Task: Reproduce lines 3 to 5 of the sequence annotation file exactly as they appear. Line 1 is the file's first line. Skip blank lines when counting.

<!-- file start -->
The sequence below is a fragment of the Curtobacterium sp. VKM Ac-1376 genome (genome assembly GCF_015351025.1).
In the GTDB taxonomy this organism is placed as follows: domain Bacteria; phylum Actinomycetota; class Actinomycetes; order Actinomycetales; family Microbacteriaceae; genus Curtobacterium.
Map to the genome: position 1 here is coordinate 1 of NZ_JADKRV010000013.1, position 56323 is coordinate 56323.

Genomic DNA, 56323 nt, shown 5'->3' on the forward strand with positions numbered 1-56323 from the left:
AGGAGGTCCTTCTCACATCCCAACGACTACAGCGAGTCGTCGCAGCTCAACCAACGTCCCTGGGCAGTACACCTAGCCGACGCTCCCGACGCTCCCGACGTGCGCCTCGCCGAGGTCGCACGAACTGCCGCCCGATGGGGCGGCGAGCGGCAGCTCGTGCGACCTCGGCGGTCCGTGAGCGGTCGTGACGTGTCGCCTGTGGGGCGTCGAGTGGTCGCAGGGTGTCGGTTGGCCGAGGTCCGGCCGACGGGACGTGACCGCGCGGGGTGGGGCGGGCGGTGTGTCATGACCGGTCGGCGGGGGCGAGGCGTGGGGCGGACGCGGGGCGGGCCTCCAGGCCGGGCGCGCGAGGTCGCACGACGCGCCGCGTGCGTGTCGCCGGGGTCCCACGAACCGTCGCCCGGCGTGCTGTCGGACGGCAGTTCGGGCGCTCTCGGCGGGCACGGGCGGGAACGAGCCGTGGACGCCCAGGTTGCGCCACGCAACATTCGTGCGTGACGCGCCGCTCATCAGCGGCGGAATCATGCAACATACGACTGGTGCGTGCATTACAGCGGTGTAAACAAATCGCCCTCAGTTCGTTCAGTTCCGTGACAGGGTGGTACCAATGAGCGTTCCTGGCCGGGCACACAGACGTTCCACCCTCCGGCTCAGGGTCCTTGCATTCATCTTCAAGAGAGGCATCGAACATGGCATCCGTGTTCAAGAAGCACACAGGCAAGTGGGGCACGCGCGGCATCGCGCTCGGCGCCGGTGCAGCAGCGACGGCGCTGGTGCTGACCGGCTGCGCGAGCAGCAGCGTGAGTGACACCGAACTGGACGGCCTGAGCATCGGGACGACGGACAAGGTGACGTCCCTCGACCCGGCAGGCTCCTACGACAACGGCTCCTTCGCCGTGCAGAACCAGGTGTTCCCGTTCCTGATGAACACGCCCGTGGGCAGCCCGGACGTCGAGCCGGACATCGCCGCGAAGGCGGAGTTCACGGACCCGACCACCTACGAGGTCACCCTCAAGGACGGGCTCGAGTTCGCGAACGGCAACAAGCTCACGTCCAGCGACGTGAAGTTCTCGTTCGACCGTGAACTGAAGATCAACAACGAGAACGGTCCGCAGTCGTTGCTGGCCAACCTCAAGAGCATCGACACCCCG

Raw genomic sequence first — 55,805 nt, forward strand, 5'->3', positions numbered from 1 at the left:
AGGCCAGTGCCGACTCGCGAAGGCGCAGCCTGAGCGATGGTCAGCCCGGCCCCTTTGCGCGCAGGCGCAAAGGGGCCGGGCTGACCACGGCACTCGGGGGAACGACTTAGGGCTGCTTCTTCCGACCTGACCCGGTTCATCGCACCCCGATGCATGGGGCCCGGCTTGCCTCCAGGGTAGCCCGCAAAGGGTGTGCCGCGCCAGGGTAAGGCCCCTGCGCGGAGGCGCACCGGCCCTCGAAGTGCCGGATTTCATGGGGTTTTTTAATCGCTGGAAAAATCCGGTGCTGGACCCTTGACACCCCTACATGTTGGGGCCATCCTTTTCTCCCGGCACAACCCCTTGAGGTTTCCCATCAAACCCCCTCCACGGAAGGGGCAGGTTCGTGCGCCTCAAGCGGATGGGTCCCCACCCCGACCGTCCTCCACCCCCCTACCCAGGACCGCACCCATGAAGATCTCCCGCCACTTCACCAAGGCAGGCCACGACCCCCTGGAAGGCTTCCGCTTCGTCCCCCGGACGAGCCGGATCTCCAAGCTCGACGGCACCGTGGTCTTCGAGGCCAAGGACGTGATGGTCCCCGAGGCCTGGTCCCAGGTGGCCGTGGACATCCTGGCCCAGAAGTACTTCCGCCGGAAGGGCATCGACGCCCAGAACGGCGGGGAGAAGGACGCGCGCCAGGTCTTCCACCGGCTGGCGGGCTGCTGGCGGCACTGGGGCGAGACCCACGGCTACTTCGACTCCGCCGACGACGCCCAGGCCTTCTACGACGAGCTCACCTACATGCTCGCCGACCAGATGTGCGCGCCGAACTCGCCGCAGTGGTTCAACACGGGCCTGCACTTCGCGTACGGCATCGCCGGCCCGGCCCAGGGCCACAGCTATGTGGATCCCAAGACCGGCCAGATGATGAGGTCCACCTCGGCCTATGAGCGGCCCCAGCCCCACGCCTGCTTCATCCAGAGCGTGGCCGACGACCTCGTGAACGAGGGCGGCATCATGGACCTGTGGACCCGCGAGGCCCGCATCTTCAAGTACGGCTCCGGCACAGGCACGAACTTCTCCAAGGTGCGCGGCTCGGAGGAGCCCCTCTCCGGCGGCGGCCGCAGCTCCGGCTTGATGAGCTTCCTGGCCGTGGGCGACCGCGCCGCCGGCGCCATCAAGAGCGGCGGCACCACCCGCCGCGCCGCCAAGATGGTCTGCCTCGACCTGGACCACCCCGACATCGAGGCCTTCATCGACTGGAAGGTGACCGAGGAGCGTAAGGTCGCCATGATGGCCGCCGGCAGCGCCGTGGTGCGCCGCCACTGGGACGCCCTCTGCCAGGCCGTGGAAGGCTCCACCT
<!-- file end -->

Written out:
Map to the genome: position 1 here is coordinate 1 of NZ_JADKRV010000013.1, position 56323 is coordinate 56323.

Genomic DNA, 56323 nt, shown 5'->3' on the forward strand with positions numbered 1-56323 from the left:
AGGAGGTCCTTCTCACATCCCAACGACTACAGCGAGTCGTCGCAGCTCAACCAACGTCCCTGGGCAGTACACCTAGCCGACGCTCCCGACGCTCCCGACGTGCGCCTCGCCGAGGTCGCACGAACTGCCGCCCGATGGGGCGGCGAGCGGCAGCTCGTGCGACCTCGGCGGTCCGTGAGCGGTCGTGACGTGTCGCCTGTGGGGCGTCGAGTGGTCGCAGGGTGTCGGTTGGCCGAGGTCCGGCCGACGGGACGTGACCGCGCGGGGTGGGGCGGGCGGTGTGTCATGACCGGTCGGCGGGGGCGAGGCGTGGGGCGGACGCGGGGCGGGCCTCCAGGCCGGGCGCGCGAGGTCGCACGACGCGCCGCGTGCGTGTCGCCGGGGTCCCACGAACCGTCGCCCGGCGTGCTGTCGGACGGCAGTTCGGGCGCTCTCGGCGGGCACGGGCGGGAACGAGCCGTGGACGCCCAGGTTGCGCCACGCAACATTCGTGCGTGACGCGCCGCTCATCAGCGGCGGAATCATGCAACATACGACTGGTGCGTGCATTACAGCGGTGTAAACAAATCGCCCTCAGTTCGTTCAGTTCCGTGACAGGGTGGTACCAATGAGCGTTCCTGGCCGGGCACACAGACGTTCCACCCTCCGGCTCAGGGTCCTTGCATTCATCTTCAAGAGAGGCATCGAACATGGCATCCGTGTTCAAGAAGCACACAGGCAAGTGGGGCACGCGCGGCATCGCGCTCGGCGCCGGTGCAGCAGCGACGGCGCTGGTGCTGACCGGCTGCGCGAGCAGCAGCGTGAGTGACACCGAACTGGACGGCCTGAGCATCGGGACGACGGACAAGGTGACGTCCCTCGACCCGGCAGGCTCCTACGACAACGGCTCCTTCGCCGTGCAGAACCAGGTGTTCCCGTTCCTGATGAACACGCCCGTGGGCAGCCCGGACGTCGAGCCGGACATCGCCGCGAAGGCGGAGTTCACGGACCCGACCACCTACGAGGTCACCCTCAAGGACGGGCTCGAGTTCGCGAACGGCAACAAGCTCACGTCCAGCGACGTGAAGTTCTCGTTCGACCGTGAACTGAAGATCAACAACGAGAACGGTCCGCAGTCGTTGCTGGCCAACCTCAAGAGCATCGACACCCCG